Staff input sought in Re-1 superintendent’s review |

Staff input sought in Re-1 superintendent’s review

GLENWOOD SPRINGS, Colorado – The Roaring Fork School District Re-1 board of education will conduct a so-called “360-degree” review, open to all district staff, in its ongoing assessment of Re-1 Superintendent Judy Haptonstall.

In addition, the board announced Tuesday it will continue to take public comments at a series of upcoming meetings to gather views from community members on the school district’s direction under Haptonstall’s leadership.

Individual board members are also planning to hold special “office hours,” at which any confidential feedback is encouraged, according to the board’s statement.

“The board has opted to continue this conversation in an effort to ensure that all stakeholders have the opportunity to contribute,” according to the statement, which came in follow-up to a special Monday meeting at which Haptonstall’s current two-year contract was up for reconsideration.

The meeting drew a large crowd of both critics and supporters of Haptonstall, now in her fifth year as district superintendent. Haptonstall said she plans to retire after her current contract is up in June 2013.

However, she has come under the microscope since the recent election of three new school board members in what some viewed as a referendum on the district’s leadership.

Some of those who spoke at the Monday meeting referred to a “climate of fear” as it relates to parents and teachers speaking up about district policies. Others have been critical of a decision last spring to fire popular Glenwood Springs Elementary School principal Sonya Hemmen.

Supporters, however, including several school principals and other district employees, say they find Haptonstall approachable and open to ideas from others.

No action was taken at the Monday meeting, but the board promised a follow-up statement of its intentions regarding Haptonstall’s future with the district.

The idea of a 360 review was suggested by a group of parents last May when the previous school board agreed to extend Haptonstall’s contract for two years.

A 360 review is a type of job performance evaluation that includes input from peers and subordinates within an organization.

“This review will utilize an online survey implemented by a third party firm, and the process will be led by the Board of Education,” the board explained in its statement. “All input will be 100 percent confidential, and no identifying information will be requested.”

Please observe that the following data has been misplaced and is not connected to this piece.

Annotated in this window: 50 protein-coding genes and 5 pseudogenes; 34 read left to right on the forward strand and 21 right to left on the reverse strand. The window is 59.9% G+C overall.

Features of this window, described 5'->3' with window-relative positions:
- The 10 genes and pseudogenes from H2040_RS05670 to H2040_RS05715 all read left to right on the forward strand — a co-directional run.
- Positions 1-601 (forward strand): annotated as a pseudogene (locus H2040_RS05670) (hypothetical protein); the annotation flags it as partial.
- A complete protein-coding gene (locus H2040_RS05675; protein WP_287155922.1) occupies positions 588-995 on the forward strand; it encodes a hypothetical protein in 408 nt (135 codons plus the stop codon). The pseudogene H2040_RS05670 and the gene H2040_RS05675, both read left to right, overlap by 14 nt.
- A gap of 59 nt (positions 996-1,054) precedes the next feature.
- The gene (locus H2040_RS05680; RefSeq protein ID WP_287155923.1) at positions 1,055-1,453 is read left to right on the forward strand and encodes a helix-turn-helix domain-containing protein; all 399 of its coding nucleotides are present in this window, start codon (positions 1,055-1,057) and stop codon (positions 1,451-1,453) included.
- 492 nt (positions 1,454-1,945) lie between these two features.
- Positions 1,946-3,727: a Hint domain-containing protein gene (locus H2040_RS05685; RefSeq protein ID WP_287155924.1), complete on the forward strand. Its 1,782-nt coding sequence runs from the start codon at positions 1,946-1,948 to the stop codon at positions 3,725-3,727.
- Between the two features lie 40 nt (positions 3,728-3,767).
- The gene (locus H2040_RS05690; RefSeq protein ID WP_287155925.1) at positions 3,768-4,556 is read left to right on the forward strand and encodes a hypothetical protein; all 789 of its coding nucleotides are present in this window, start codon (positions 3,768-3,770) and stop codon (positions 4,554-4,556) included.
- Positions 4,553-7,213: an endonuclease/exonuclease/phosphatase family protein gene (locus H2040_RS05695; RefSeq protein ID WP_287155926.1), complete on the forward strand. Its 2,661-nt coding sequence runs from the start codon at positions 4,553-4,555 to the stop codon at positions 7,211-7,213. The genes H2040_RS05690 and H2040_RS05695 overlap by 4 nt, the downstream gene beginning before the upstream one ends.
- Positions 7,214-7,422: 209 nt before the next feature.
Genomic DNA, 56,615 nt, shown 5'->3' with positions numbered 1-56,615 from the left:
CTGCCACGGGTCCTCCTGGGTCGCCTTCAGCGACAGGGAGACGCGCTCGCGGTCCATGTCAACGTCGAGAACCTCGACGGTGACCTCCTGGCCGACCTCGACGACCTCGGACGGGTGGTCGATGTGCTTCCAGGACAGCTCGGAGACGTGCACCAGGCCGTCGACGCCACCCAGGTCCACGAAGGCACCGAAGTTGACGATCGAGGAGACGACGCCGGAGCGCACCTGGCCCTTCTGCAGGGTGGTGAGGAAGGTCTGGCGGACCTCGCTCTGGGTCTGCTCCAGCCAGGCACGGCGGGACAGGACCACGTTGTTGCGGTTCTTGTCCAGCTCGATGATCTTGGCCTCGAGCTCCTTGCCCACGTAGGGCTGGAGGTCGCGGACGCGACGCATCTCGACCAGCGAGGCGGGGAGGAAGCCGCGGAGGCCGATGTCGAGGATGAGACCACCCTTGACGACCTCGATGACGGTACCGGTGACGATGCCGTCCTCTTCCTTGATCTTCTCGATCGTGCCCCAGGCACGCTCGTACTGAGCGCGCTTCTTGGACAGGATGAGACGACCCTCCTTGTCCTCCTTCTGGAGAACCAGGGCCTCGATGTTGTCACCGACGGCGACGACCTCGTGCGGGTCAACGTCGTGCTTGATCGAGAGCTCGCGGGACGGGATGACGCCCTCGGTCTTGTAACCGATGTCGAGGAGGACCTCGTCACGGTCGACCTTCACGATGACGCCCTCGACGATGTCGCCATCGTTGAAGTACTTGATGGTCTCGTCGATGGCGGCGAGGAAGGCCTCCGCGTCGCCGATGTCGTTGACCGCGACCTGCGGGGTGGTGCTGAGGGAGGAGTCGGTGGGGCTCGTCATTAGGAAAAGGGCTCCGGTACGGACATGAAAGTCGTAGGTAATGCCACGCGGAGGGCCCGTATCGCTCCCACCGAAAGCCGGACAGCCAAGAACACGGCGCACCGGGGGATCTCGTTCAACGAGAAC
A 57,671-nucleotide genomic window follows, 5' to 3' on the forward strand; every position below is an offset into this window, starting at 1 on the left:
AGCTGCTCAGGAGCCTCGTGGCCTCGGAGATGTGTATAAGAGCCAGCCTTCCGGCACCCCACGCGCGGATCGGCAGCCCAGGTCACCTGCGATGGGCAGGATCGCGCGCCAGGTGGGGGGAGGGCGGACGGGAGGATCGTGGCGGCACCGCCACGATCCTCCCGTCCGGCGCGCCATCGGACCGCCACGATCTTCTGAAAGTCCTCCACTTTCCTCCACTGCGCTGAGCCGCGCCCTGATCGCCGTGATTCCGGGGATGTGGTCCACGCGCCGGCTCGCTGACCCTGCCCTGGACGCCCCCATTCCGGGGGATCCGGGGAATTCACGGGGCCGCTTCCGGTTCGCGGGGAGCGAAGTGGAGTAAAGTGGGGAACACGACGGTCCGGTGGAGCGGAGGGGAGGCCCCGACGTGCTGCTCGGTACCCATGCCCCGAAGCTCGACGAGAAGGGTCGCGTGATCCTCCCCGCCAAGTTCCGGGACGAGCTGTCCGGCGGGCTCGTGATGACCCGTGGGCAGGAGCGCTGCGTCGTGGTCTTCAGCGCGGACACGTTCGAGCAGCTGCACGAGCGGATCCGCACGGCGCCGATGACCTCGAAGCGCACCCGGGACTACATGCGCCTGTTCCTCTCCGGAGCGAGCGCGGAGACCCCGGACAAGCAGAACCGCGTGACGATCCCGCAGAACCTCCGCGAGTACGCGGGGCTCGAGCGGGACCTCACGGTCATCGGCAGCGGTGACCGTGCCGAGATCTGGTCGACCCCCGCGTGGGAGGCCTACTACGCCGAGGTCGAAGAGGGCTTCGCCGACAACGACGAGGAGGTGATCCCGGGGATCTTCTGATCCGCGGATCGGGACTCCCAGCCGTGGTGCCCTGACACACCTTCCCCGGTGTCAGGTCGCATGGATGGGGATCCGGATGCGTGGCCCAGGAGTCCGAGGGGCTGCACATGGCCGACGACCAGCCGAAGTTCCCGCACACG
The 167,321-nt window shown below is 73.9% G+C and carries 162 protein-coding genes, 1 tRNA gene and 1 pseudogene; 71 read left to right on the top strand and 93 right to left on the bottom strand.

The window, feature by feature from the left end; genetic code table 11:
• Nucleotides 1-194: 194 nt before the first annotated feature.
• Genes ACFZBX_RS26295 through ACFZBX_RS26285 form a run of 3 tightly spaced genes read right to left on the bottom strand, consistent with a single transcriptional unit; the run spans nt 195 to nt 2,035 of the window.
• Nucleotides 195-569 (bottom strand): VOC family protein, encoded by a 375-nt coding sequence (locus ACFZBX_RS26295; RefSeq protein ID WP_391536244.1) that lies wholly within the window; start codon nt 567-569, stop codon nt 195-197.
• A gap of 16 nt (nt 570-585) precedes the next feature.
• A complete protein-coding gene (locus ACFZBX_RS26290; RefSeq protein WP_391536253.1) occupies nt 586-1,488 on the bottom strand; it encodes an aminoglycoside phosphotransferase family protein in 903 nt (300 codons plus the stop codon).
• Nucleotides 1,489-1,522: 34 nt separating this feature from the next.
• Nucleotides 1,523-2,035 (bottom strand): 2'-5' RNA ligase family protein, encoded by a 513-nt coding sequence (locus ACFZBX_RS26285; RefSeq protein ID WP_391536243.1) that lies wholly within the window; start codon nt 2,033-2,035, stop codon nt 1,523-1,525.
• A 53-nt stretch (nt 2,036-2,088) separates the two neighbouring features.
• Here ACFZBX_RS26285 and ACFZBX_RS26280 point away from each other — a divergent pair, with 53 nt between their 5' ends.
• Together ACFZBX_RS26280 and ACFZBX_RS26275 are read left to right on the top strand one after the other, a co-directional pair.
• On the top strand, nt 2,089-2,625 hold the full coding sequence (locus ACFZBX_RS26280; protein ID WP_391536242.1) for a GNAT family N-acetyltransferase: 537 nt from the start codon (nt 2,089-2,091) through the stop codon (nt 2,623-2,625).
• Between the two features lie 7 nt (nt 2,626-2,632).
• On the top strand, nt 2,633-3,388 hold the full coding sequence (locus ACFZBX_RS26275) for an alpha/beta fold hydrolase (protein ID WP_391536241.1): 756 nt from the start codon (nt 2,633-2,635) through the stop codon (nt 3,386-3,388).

Re-1 employees will be asked to complete the online review by Dec. 9, so that the data can be compiled in time for a scheduled Dec. 16 school board meeting.

“We do want to move pretty fast on this,” Re-1 board president Matt Hamilton said.

Hamilton also responded to criticisms expressed at the Monday meeting suggesting he and fellow new school board members Daniel Biggs and Terry Lott Richardson came in with an agenda to get rid of Haptonstall.

“I have no agenda other than providing the strongest learning environment for our kids in our district,” Hamilton said. “And district leadership is one element of that.”

A time will be set aside at three upcoming school board meetings for public comments on district leadership or any other subject people want to comment on, he said.

Those meetings are slated for Nov. 29 and Dec. 14 in Glenwood Springs, and again as part of an all-day board retreat on Dec. 16 at a location to be determined.

A decision of some sort on the future direction of the school district is expected at the Dec. 16 meeting, Hamilton said.

Haptonstall, reached at her office on Tuesday, declined to comment on the board’s plans.

Meanwhile, Hamilton and one other board member, Richard Stettner, are also planning to hold office hours for anyone to express their opinions one-on-one about district policies.

Stettner will be at Basalt Elementary School this Thursday from 4-5:30 p.m., and again on Dec. 13 from 3:30-5 p.m. Hamilton said he will announce his upcoming office hours soon.

In addition to its conversations about district leadership, the board also intends to delve into talks with administrators about the Moving On levels placement program, and begin setting priorities for spending the mill levy override funds approved by Re-1 voters in the Nov. 1 election.

“While the board works to ensure an open and deliberative process regarding district leadership we also plan to fully engage with our leadership staff in conversations about how we might support teachers, parents and administrators as they seek to implement the Moving On program,” according to the board statement.

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